Antinous - From Eromenos to God

Antinous - From Eromenos to God

The image is of Antinous as depicted in his Gianicolo hill statue.

Antinous, the beloved companion of Roman Emperor Hadrian, occupies a unique and enigmatic place in ancient history. Born around 110 AD in Bithynia (modern day Turkey), Antinous became Hadrian's lover and favorite. Their relationship may be seen as an example of Roman pederasty, a social custom where an older man (erastes) formed a bond with a younger male (eromenos), often characterized by mentorship and sexual relations. The Romans inherited the concept of pederasty from the Greeks, where it was institutionalized and idealized, particularly in Athens.

Hadrian's affection for Antinous was profound and well-documented. The young man's untimely death in 130 AD, while the imperial entourage was traveling along the Nile, remains shrouded in mystery. Several theories abound regarding the cause of his death, ranging from accidental drowning to deliberate suicide... to murder. The lack of conclusive evidence has left scholars debating the true nature of this tragic event for centuries (Boatwright, 2000).

In the wake of Antinous's death, Hadrian initiated a remarkable campaign to deify him, a practice not uncommon in the Roman Empire for those who had earned particular reverence or displayed extraordinary qualities. Hadrian founded the city of Antinoöpolis near the site where Antinous had died and commissioned numerous statues and busts to immortalize his beloved companion. The emperor's efforts effectively transformed Antinous into a god-like figure, worshipped in various parts of the empire, with his cult spreading rapidly (Lambert, 1984).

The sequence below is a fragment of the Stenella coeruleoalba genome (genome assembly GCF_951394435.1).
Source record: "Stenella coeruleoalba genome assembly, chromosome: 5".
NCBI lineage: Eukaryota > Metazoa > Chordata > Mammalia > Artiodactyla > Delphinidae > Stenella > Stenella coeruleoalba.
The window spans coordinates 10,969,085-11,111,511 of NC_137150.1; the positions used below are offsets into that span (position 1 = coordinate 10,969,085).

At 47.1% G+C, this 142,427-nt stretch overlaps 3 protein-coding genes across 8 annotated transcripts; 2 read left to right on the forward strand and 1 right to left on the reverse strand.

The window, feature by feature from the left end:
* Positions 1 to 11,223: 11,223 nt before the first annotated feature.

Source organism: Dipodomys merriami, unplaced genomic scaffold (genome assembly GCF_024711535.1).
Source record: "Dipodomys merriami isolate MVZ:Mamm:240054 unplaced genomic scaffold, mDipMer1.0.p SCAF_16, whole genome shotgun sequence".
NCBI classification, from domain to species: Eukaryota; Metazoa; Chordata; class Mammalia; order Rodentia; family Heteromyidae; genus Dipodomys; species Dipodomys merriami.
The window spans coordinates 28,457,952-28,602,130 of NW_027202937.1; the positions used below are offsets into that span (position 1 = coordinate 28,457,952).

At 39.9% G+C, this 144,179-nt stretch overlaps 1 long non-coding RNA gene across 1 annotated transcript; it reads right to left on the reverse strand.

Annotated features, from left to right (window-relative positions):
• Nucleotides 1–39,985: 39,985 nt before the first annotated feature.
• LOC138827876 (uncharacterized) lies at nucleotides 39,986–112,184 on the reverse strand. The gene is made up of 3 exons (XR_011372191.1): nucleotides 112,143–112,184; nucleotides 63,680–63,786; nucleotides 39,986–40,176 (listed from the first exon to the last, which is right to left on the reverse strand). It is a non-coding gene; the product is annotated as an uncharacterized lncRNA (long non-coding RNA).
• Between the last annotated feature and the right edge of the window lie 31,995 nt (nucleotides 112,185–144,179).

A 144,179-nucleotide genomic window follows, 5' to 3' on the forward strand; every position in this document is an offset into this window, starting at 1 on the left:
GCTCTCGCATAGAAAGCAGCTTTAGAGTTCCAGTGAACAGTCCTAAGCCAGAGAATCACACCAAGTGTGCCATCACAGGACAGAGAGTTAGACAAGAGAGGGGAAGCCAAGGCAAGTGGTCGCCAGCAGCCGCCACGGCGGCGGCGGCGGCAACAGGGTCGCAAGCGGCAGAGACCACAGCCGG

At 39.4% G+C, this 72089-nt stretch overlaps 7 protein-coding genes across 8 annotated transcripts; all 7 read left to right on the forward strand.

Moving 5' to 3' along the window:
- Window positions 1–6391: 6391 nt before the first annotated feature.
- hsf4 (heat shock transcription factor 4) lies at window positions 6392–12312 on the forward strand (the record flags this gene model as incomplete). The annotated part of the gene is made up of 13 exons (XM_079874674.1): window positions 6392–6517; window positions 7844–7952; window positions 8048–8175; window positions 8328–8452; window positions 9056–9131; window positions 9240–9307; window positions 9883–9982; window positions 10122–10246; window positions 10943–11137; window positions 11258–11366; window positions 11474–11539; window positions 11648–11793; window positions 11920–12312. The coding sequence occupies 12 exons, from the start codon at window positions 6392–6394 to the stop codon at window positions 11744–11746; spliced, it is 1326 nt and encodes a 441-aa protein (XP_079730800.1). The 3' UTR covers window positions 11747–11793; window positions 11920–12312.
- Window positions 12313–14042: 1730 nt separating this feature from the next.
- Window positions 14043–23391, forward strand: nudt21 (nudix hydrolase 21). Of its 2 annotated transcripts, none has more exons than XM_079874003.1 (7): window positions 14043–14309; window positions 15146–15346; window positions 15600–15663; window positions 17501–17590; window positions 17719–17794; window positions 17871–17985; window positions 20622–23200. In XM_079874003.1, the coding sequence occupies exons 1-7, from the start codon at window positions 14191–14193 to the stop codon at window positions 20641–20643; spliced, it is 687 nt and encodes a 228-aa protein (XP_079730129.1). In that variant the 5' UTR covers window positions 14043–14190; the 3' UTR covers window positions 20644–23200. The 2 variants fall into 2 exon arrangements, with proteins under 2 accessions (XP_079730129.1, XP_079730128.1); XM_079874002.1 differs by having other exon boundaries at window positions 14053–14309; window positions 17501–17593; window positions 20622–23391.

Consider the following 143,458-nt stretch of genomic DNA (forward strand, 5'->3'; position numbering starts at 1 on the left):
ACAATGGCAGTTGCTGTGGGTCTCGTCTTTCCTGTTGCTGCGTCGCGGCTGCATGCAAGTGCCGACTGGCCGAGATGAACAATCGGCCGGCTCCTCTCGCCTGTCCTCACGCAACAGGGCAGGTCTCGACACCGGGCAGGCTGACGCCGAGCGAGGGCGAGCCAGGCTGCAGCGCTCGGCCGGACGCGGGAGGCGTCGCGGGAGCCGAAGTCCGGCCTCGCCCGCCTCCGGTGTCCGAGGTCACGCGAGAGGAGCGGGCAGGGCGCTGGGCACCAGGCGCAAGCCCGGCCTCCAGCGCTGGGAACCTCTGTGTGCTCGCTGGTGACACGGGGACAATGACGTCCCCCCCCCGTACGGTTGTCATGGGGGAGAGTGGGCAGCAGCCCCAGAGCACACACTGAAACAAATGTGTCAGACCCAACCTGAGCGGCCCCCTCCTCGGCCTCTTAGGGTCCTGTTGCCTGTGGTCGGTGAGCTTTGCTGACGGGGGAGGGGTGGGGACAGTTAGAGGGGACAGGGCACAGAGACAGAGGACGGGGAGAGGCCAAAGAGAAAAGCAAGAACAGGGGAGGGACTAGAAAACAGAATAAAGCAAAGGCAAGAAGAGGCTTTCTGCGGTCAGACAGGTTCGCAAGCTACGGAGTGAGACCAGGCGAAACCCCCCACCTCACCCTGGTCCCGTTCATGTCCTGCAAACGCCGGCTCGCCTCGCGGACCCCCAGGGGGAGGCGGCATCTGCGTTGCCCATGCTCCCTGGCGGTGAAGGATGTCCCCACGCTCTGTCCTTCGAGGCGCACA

The deification of Antinous reflects Hadrian's deep grief and devotion, as well as the sociopolitical context of the Roman Empire, where the deification of mortals could serve both personal and state agendas. This phenomenon underscores the complex interplay between personal relationships and imperial propaganda. Antinous's legacy endures, not only through the artifacts and temples dedicated to him but also through the continued scholarly fascination with his life, death, and the profound impact he had on one of Rome's most notable emperors (Vout, 2007).

Boatwright, M. T. (2000). Hadrian and the Cities of the Roman Empire. Princeton University Press.

Lambert, R. (1984). Beloved and God: The Story of Hadrian and Antinous. Viking Penguin.

Vout, C. (2007). Power and Eroticism in Imperial Rome. Cambridge University Press.

Cantarella, E. (1992). Bisexuality in the Ancient World. Yale University Press.

Hubbard, T. K. (Ed.). (2003). Homosexuality in Greece and Rome: A Sourcebook of Basic Documents. University of California Press.

Williams, C. A. (2010). Roman Homosexuality: Ideologies of Masculinity in Classical Antiquity. Oxford University Press.


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